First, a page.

AVS Forum banner

13021 - 13040 of 18855 Posts

·
Registered
Joined
·
2,352 Posts
Congrats on the new speakers. Really enjoying my F208's as well. What did you think of the shrink wrap?

Sent from my Pixel 2 using Tapatalk
I’m of two minds. My finish was perfect and the shrink wrap may have had a part in helping to insure that.

On the other and it is a PITA to remove and I was cursing it the whole time.
 

·
Registered
Joined
·
1,945 Posts
I’m of two minds. My finish was perfect and the shrink wrap may have had a part inhelpi g insure that.

On the other and it is a PITA to remove and I was cursing it the whole time.
Lol... Right there with you. :)


Sent from my Pixel 2 using Tapatalk
 

·
Member
Joined
·
844 Posts
The apparatus is shown in the attached image, credit to my dear friend Jorge Santos.


In his own words:







Please let me know your findings after test it Dr. Toole :)!
Thanks,

I am retired, so I won't be doing this, others can choose to pick up the torch :) My recollection is that several people have done it, including Peter Walker of Quad (RIP) many years ago. A comparison to a straight wire was the test, and discussing this with him years ago, he allowed that the audible differences were not large. From Wikipedia entry Quad Electroacoustics: "Peter Walker was also attributed with the famous hifi quote "the perfect amplifier is a straight wire with gain" --- the implication being that nothing would be added, and nothing taken away from the signal, just a bigger version of the same thing at one end. It was an aim, a goal, a description of the perfect amplifier - nobody, including Mr. Walker, ever said they'd attained that goal, and even if they did, the chances were that they were severely handicapped by their test equipment at the time."

If comparing products, which some have done, there will almost certainly be differences among amplifiers, but the real question is, do they matter - are they audible in program. As with any A vs. B test problems shared by both products will not be seen, so a null does not indicate perfection, just similarity.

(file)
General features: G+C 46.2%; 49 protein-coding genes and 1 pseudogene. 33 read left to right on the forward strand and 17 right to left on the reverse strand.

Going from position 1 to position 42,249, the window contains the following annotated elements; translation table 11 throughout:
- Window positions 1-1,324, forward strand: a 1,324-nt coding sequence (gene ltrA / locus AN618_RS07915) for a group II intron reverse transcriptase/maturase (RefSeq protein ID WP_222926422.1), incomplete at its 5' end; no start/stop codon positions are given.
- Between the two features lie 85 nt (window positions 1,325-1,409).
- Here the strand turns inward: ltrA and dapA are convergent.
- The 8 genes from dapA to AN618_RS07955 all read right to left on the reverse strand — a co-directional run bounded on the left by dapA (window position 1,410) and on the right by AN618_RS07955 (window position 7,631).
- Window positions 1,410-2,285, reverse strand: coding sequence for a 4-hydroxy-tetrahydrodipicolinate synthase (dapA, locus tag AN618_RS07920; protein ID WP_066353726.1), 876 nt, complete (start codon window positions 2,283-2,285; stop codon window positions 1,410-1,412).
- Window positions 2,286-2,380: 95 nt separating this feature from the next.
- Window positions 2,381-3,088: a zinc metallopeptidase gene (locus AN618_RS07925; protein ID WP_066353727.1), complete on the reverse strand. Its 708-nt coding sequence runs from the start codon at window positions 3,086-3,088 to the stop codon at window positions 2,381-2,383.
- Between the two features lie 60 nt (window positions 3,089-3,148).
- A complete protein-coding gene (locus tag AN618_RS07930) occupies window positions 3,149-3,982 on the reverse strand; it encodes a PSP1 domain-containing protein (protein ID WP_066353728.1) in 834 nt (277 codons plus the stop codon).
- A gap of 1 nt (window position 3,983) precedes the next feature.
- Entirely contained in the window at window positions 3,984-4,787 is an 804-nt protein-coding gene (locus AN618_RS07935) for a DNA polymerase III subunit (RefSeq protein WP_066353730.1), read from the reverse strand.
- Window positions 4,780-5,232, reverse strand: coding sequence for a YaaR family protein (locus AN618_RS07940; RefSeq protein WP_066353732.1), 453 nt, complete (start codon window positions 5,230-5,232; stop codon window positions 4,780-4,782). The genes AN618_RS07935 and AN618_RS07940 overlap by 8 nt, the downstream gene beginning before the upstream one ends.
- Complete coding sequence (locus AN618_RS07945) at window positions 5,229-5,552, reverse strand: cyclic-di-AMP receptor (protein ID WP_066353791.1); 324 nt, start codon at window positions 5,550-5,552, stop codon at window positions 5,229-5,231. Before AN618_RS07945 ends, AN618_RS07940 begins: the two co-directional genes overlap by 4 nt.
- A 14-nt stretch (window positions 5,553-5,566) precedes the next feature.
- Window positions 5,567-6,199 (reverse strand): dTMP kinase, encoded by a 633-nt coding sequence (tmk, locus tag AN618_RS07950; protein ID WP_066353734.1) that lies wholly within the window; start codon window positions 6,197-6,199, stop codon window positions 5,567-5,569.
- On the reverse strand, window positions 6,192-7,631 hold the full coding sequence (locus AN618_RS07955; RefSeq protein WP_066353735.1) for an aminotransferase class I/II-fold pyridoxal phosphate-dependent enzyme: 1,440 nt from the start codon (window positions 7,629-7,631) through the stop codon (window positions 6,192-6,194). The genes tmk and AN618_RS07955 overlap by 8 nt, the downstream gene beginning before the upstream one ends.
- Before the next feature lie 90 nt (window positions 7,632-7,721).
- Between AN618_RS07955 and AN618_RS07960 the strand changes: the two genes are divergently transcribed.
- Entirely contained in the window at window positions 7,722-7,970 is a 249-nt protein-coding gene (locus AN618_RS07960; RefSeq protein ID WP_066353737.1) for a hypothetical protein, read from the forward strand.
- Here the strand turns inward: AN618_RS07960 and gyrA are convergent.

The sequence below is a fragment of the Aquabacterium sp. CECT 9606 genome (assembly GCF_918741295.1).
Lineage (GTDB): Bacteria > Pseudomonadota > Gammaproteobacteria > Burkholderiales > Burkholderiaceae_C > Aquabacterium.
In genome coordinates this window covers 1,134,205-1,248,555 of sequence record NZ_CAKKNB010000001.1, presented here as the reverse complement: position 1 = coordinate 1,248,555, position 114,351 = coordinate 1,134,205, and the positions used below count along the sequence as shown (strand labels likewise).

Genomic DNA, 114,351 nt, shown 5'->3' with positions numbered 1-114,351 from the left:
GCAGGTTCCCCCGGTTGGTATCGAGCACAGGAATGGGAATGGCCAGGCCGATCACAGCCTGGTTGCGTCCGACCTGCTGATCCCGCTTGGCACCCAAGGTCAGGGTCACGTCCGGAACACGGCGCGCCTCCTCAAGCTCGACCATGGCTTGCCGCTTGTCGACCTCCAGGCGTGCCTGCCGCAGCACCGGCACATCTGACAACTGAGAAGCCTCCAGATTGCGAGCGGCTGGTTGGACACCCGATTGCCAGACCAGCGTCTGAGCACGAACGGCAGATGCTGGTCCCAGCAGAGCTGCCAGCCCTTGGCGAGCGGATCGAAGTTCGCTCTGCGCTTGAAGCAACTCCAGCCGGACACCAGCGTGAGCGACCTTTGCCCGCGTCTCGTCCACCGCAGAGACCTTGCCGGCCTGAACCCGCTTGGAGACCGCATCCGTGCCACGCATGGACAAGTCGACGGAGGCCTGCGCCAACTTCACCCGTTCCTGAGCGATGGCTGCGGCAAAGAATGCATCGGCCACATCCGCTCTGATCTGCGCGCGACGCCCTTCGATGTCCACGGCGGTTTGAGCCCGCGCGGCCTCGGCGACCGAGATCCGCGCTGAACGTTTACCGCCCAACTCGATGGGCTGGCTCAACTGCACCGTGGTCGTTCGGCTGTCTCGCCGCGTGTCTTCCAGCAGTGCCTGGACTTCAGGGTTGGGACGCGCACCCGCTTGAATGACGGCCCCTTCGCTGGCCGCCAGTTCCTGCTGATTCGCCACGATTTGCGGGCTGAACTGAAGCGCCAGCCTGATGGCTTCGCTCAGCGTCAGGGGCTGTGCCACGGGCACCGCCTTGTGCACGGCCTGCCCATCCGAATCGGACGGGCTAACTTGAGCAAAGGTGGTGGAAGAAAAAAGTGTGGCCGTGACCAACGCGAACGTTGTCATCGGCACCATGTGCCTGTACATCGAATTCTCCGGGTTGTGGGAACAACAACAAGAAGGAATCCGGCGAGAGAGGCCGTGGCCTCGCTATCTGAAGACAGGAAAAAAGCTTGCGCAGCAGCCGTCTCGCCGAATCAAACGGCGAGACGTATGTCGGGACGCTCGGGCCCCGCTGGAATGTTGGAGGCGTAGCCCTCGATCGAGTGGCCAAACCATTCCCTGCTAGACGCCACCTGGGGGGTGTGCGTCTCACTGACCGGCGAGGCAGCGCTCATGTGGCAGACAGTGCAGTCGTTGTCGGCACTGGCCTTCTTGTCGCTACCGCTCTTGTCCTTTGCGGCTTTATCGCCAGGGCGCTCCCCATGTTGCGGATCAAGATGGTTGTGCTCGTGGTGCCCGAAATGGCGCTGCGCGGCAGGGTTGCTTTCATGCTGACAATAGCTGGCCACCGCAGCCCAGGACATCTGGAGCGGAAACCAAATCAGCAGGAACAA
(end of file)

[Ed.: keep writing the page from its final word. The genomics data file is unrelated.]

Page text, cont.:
Because we do not hear waveforms (we perceive tiny differences in amplitude response, but not huge differences in phase response) these can show up as differences, but they simply do not matter.

In the end, one must, variable by variable, answer the question "what is the threshold for this variable at which it becomes audible in program?" Over the years many such tests have been performed, some of which are referenced in my book. This is the information necessary for amplifiers (and loudspeakers) to be designed and their performance evaluated. I am confident in the statements I made in my last post - most of the audible differences arise as a consequence of amplifiers being driven close to or above their voltage and current limits. These can be much lower than the "rated" power output (which is measured into a resistive load). Over the years a few amplifiers with oversensitive protection circuits have made their presence known, but otherwise power amplifiers have behaved as neutral devices.

When I was at the NRCC we were contracted by a magazine to compare power amplifiers. This was done using a double-blind setup that allowed the load to be instantly switched, from pure resistance to any of several loudspeakers some of which were selected for their difficult complex impedances. After days of concentrated listening the result was essentially a draw - easily audible differences were attributable to small differences in frequency response. However, one amplifier began to complain at moderate listening levels into one loudspeaker. The manufacturer was notified and a remedy was available in days.

Since you appear to have done these tests, can you describe your tests in more detail, and share your conclusions? This is the scientific method.
 

·
Registered
Joined
·
317 Posts
I just want to thank John for everything he has done for me and everyone here on the forums. It was big surprise when he asked me to become a part of his team and help folks here on AVS. It all transpired very quickly. I feel honored and privileged to hold this new position.